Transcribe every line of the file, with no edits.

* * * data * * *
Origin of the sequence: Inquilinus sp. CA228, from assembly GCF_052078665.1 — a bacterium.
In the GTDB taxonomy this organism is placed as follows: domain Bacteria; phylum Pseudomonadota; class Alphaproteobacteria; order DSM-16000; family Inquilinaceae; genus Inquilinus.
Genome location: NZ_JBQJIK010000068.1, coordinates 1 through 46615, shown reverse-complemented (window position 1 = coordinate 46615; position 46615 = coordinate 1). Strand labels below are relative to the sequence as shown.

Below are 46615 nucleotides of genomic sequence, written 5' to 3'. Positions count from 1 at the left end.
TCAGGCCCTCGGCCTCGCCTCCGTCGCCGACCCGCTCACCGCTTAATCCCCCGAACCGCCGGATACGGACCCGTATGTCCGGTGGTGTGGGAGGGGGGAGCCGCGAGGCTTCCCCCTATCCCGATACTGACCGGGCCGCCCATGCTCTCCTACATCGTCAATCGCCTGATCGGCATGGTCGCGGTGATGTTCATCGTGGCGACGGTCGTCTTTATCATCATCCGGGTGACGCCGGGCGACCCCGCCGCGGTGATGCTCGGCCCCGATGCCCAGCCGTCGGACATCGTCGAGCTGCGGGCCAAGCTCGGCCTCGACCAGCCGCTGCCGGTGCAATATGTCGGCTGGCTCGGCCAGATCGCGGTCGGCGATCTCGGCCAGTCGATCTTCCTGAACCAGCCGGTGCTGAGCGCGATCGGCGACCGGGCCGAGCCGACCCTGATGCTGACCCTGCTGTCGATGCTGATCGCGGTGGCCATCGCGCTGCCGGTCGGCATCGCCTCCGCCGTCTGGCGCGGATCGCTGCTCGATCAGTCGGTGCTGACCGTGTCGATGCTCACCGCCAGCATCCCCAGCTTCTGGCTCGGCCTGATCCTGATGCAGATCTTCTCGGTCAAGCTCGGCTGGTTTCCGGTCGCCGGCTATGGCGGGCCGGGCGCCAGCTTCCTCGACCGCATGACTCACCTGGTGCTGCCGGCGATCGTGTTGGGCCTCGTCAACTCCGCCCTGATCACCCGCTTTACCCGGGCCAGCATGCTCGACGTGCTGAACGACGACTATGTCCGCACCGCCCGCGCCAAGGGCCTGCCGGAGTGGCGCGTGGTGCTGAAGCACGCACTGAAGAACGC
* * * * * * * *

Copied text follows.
Origin of the sequence: Inquilinus sp. CA228, from assembly GCF_052078665.1 — a bacterium.
In the GTDB taxonomy this organism is placed as follows: domain Bacteria; phylum Pseudomonadota; class Alphaproteobacteria; order DSM-16000; family Inquilinaceae; genus Inquilinus.
Genome location: NZ_JBQJIK010000068.1, coordinates 1 through 46615, shown reverse-complemented (window position 1 = coordinate 46615; position 46615 = coordinate 1). Strand labels below are relative to the sequence as shown.

Below are 46615 nucleotides of genomic sequence, written 5' to 3'. Positions count from 1 at the left end.
TCAGGCCCTCGGCCTCGCCTCCGTCGCCGACCCGCTCACCGCTTAATCCCCCGAACCGCCGGATACGGACCCGTATGTCCGGTGGTGTGGGAGGGGGGAGCCGCGAGGCTTCCCCCTATCCCGATACTGACCGGGCCGCCCATGCTCTCCTACATCGTCAATCGCCTGATCGGCATGGTCGCGGTGATGTTCATCGTGGCGACGGTCGTCTTTATCATCATCCGGGTGACGCCGGGCGACCCCGCCGCGGTGATGCTCGGCCCCGATGCCCAGCCGTCGGACATCGTCGAGCTGCGGGCCAAGCTCGGCCTCGACCAGCCGCTGCCGGTGCAATATGTCGGCTGGCTCGGCCAGATCGCGGTCGGCGATCTCGGCCAGTCGATCTTCCTGAACCAGCCGGTGCTGAGCGCGATCGGCGACCGGGCCGAGCCGACCCTGATGCTGACCCTGCTGTCGATGCTGATCGCGGTGGCCATCGCGCTGCCGGTCGGCATCGCCTCCGCCGTCTGGCGCGGATCGCTGCTCGATCAGTCGGTGCTGACCGTGTCGATGCTCACCGCCAGCATCCCCAGCTTCTGGCTCGGCCTGATCCTGATGCAGATCTTCTCGGTCAAGCTCGGCTGGTTTCCGGTCGCCGGCTATGGCGGGCCGGGCGCCAGCTTCCTCGACCGCATGACTCACCTGGTGCTGCCGGCGATCGTGTTGGGCCTCGTCAACTCCGCCCTGATCACCCGCTTTACCCGGGCCAGCATGCTCGACGTGCTGAACGACGACTATGTCCGCACCGCCCGCGCCAAGGGCCTGCCGGAGTGGCGCGTGGTGCTGAAGCACGCACTGAAGAACGC